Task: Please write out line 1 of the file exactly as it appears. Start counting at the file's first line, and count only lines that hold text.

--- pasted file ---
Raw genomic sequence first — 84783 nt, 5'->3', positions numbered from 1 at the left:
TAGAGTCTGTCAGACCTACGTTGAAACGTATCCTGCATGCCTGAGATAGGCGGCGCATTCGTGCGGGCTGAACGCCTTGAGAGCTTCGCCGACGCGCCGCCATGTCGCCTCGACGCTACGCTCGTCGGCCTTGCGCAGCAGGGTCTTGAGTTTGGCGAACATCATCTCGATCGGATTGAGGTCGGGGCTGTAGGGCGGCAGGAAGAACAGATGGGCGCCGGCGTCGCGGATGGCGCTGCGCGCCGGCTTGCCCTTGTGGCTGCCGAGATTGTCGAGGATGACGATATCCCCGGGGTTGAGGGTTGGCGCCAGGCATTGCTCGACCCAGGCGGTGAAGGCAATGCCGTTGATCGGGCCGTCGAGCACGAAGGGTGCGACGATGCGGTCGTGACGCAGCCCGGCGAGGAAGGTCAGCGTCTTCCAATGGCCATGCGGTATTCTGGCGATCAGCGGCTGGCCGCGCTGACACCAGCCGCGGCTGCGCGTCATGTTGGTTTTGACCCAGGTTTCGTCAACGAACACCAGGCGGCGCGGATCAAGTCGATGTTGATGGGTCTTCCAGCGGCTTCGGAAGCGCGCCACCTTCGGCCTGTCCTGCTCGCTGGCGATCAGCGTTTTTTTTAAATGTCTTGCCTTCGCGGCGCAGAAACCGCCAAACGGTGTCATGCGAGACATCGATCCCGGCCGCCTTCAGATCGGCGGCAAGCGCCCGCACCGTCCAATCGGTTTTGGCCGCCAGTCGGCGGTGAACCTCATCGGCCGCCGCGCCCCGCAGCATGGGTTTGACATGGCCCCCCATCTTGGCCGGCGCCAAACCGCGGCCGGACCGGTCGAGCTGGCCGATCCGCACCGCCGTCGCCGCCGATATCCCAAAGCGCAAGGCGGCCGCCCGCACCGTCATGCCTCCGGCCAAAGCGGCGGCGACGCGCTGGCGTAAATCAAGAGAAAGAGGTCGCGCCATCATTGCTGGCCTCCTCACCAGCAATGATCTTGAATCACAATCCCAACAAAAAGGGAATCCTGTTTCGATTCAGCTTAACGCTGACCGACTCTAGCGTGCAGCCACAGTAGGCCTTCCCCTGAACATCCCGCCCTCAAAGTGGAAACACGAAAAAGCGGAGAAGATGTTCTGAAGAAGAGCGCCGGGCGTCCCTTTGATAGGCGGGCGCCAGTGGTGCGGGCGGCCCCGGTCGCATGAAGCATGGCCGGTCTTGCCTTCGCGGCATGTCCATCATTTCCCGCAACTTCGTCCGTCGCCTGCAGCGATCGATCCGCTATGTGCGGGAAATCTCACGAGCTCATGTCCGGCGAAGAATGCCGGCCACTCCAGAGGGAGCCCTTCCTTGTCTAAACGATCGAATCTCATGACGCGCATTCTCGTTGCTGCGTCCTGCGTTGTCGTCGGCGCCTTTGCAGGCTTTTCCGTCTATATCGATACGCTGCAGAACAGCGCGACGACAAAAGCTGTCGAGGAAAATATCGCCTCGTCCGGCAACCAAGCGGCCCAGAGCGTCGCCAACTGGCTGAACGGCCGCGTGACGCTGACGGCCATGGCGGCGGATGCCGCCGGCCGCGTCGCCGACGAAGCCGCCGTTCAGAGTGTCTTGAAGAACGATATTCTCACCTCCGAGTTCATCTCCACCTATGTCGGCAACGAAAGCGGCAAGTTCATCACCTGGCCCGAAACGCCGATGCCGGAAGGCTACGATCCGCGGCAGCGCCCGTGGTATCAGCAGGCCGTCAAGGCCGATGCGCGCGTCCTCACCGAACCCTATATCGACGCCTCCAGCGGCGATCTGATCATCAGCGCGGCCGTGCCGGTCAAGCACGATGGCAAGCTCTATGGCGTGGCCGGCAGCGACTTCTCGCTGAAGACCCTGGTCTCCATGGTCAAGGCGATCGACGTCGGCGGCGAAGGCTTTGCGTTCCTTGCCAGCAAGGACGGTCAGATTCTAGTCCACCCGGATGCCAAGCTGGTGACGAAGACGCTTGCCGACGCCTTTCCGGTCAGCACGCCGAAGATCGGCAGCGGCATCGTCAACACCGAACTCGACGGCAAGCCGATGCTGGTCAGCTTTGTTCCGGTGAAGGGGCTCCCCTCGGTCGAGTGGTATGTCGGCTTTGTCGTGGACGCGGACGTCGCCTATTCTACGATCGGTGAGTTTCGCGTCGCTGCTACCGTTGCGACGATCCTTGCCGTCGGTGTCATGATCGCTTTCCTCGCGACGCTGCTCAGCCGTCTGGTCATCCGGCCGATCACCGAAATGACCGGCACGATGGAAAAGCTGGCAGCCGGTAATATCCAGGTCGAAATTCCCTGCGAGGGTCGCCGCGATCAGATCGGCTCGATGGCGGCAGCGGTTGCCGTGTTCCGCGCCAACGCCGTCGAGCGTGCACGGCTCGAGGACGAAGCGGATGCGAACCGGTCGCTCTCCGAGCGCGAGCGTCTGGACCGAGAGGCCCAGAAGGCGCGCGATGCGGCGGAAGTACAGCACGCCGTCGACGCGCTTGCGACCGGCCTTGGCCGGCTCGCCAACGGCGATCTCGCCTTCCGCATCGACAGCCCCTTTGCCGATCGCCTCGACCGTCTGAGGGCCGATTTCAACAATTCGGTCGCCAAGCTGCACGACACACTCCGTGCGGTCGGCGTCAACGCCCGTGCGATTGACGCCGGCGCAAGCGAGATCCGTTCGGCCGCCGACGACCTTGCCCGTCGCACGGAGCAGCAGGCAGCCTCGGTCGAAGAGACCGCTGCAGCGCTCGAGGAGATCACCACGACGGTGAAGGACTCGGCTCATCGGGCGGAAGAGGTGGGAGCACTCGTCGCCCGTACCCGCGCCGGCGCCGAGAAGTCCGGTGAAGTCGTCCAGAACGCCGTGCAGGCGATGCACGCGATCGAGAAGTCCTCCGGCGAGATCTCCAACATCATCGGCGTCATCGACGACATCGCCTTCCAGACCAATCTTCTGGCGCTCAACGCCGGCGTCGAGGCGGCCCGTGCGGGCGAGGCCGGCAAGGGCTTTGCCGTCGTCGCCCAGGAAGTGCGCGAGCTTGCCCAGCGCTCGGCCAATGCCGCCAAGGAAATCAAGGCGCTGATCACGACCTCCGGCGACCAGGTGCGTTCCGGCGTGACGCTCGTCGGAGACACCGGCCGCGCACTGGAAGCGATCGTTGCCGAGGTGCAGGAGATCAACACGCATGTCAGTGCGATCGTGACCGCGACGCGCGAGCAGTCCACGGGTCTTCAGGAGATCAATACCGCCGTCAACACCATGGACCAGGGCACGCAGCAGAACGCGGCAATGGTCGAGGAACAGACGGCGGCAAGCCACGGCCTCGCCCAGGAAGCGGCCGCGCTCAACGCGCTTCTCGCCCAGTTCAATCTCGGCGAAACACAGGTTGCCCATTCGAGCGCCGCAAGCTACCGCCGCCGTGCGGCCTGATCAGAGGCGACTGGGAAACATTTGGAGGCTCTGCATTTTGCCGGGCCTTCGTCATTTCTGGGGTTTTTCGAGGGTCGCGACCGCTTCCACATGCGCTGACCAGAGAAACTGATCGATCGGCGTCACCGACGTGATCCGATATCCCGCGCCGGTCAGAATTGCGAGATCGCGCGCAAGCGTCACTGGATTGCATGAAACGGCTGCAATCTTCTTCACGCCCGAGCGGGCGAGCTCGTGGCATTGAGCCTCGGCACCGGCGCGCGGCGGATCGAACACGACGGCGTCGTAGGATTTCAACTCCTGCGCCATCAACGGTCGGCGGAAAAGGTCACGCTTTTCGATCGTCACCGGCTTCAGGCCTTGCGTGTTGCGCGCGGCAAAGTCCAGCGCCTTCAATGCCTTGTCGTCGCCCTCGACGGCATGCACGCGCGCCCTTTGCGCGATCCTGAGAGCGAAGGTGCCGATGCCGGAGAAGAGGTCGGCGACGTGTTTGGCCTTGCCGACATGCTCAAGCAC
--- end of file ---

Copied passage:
Raw genomic sequence first — 84783 nt, 5'->3', positions numbered from 1 at the left: